The Coop group is one of the leading food retailers in Italy and as its president, Aldo Soldi, proudly reminded those gathered for the 150-year celebrations last year of the first consumer cooperative in Italy (founded in 1854 in Turin), it is not only the first consumer cooperative in Italy but also the only one that is still all-Italian.

To the consternation of many, the past few years have seen many of the Italian majors in the food retail sector sold to or merge with foreign giants. The most recent example is the sale of the Agnelli familys 50 per cent holding in the food division of the Rinascente group to French retailer Auchan last November, or previously the sales of formerly Berlusconi-owned Standa to the German group Rewe and of the GS chain of supermarkets to French giant Carrefour. Moreover, Carrefour and Auchan have expanded aggressively into Italy with their own supermarkets during the last few years.

Cooperatives have existed in Italy since the mid 1800s but they were predominantly local. The Coop as we know it today began life in 1947 when the Associazione Italiana delle Cooperative di Consumo (Italian association of consumer cooperatives) was created to enable collective purchasing. As a viable alternative to small private shops, the Coop became hugely popular in the difficult post-war years and in 1967 Coop Italia, a national purchasing consortium of Italys many consumer cooperatives, was created.

Coop Italia is the parent group, which does the buying and marketing for the 163 consumer cooperatives under its management, with their 1,261 supermarkets covering an area of 1.3 million sqm, more than 52,000 employees and 5.5 million members. In 2003 its sales accounted for 17 per cent of the total Italian groceries sold. Gross turnover was 11 million, up 11.6 per cent from 2002 figures.

Anyone can become a member of a Coop by paying a small fee to the local organisation (in the case of Rome residents it would be the Toscana Lazio Coop). Members are entitled to the socio Coop discount card and allowed to participate in the comitato soci (members committee) and the annual general meeting.

In an era of fierce competition, compounded by a dramatic change in eating habits and lifestyles, particularly among younger Italians, Coop Italias strategy has been to place a strong emphasis on food safety and to employ a strong code of ethics aimed at safeguarding its workers, suppliers and the general public. It has a well-established and popular own-brand label of fairly-priced, high-quality, non-genetically-modified goods, as well as a competitively-priced organic range of products. To ensure its food standards, all Coop goods must pass stringent tests at every stage of production and packaging. As one of the employees of a cheese cooperative in Liguria explains: Coop Italia sends someone regularly to check everything, to carry out tests and to ask us questions. Out of all the organisations we sell to, Coop is definitely the strictest.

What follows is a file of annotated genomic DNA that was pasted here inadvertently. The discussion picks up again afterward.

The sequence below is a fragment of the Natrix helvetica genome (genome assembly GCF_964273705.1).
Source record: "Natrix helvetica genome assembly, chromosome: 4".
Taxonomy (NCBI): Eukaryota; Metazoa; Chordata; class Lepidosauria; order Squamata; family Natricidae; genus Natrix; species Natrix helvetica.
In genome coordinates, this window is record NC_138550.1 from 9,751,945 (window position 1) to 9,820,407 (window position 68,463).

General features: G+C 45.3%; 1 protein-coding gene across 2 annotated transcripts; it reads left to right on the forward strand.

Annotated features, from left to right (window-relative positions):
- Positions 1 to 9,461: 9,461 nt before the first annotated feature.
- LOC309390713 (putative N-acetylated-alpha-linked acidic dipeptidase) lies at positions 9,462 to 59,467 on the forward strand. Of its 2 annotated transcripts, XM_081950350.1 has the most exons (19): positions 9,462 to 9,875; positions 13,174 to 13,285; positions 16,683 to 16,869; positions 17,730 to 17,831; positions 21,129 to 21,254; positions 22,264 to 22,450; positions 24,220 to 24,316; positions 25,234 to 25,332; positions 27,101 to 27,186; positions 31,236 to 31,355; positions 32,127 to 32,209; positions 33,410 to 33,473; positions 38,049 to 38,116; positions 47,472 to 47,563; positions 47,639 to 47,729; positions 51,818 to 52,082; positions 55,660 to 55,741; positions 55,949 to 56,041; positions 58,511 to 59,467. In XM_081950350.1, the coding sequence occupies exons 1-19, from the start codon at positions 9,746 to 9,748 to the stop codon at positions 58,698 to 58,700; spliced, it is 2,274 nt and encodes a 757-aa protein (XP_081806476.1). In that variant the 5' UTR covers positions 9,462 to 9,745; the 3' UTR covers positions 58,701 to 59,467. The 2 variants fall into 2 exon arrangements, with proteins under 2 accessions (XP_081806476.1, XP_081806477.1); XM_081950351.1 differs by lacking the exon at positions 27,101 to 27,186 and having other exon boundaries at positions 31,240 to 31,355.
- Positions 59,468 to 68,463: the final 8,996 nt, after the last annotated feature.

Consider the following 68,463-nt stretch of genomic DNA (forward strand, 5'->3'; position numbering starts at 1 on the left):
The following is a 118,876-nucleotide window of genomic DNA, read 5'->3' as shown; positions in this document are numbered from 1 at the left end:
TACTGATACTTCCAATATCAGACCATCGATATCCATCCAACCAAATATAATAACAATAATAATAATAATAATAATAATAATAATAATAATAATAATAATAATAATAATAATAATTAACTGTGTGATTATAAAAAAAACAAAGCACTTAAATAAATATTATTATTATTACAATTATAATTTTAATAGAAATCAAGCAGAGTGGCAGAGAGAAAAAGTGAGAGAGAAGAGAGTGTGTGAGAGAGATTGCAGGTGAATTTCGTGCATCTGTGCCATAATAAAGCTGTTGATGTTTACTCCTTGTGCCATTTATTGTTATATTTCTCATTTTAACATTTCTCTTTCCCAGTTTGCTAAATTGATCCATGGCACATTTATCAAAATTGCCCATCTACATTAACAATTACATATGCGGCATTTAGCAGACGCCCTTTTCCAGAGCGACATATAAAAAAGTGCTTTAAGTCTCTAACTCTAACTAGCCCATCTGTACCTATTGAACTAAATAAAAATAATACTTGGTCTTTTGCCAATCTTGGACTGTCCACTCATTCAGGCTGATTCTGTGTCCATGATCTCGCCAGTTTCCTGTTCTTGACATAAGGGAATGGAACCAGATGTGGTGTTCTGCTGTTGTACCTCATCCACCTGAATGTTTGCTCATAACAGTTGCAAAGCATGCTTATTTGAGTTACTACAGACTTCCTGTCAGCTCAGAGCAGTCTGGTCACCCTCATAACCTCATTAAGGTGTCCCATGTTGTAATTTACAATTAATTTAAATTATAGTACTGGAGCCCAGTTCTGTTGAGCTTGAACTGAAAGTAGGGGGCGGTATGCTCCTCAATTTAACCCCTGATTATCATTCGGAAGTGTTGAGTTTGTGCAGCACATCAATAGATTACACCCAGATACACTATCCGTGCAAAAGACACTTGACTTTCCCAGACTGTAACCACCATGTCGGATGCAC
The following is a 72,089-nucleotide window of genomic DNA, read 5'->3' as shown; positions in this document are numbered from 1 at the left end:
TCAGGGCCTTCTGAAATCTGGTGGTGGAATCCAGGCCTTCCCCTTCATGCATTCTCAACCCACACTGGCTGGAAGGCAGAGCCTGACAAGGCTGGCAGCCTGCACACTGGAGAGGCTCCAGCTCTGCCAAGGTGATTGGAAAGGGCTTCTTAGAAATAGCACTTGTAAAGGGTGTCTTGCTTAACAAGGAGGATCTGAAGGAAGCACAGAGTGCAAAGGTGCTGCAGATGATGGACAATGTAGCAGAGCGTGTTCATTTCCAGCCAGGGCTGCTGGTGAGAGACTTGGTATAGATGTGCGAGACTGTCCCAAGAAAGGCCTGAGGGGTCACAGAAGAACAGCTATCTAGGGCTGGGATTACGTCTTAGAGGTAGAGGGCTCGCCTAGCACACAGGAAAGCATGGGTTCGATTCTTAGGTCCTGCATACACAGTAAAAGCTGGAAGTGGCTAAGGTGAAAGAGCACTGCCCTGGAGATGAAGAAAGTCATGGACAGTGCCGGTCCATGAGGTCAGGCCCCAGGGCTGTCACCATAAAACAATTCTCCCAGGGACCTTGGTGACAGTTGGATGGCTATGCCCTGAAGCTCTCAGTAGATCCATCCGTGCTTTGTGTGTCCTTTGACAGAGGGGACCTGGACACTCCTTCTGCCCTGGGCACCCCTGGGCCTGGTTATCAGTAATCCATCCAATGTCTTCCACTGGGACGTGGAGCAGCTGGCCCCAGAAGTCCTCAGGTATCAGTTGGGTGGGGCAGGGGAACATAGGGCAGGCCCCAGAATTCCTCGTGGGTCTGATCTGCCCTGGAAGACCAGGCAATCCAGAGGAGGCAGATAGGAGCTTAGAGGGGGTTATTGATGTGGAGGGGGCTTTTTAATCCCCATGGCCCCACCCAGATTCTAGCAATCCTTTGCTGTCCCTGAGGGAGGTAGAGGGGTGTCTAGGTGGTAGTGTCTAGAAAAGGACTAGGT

Giuliana Rando, a young mother with three small children who lives near Orvieto, frequents her local Coop because its own-brand products are really good quality. She likes the fact that the supermarket offers organic and fair-trade items, as well as recycled paper products. In fact the Coop has also recently introduced PVC-free cling-wrap for fresh food. Rando says enthusiastically that you know that if you buy one of its own-brand products, it is definitely not genetically modified.

All this stringency and attention to food safety would not have been enough to ensure survival against foreign competition if the Coop had not gone even further. In 1999 it consolidated its distribution system, merging the food and non-food divisions and creating the two different sales channels of Supercoop and Ipercoop. Supercoops are smaller stores that focus on fresh produce and are aimed at regular shoppers. Ipercoop (of which there are 67 in Italy and two in Croatia) are the larger, so-called hypermarkets with a much wider assortment of products and a huge non-food selection aimed at that once-a-week or once-a- fortnight shopper.

The Coop is also one of the few supermarket chains in Italy to have exploited the increasingly popular world of online shopping. The so-called Spesa che non pesa option is now available in Rome, Genoa, Bologna and Milan. In the same vein, some stores, including two in Rome, have also introduced the Salvatempo scheme; clients with a loyalty card can pick up a portable bar-code reader at the entrance and tot up their shopping as they go, doing away with the need for long queues at the checkout and the chore of loading and unloading the trolley.

One of Coops most recent campaigns, and a vital one in its efforts to maintain its hard-earned position, is the introduction of its first own-brand formula baby milk powder. The product, called Crescendo, passes all the European Union and international directives on quality, safety and nutritional values, and costs only 9 for 900g (or 10 a kg), compared with 36 to 45 per kg for branded powdered baby milk in Italy.

Last November, the national small farm-owners association, Coldiretti, warned the government that sales of made-in-Italy food products were at risk due to the recent spate of retailer sales to foreign groups. Coop has added its voice to that of Coldiretti, saying that large-scale retailing is not known for its neutral choices. It argues that faced with a product of the same price, or only slightly lower, it is normal to give preference to your own national supply base.

Auchans managing director, Benoit Lheureux, assures critics that the markedly Italian identity of the ex-Rinascente food division is not under discussion in the slightest and that only five per cent of the food products sold in Auchan and SMA (part of the same group) are not Italian. However it seems clear that Italian suppliers will have to work very hard to remain competitive.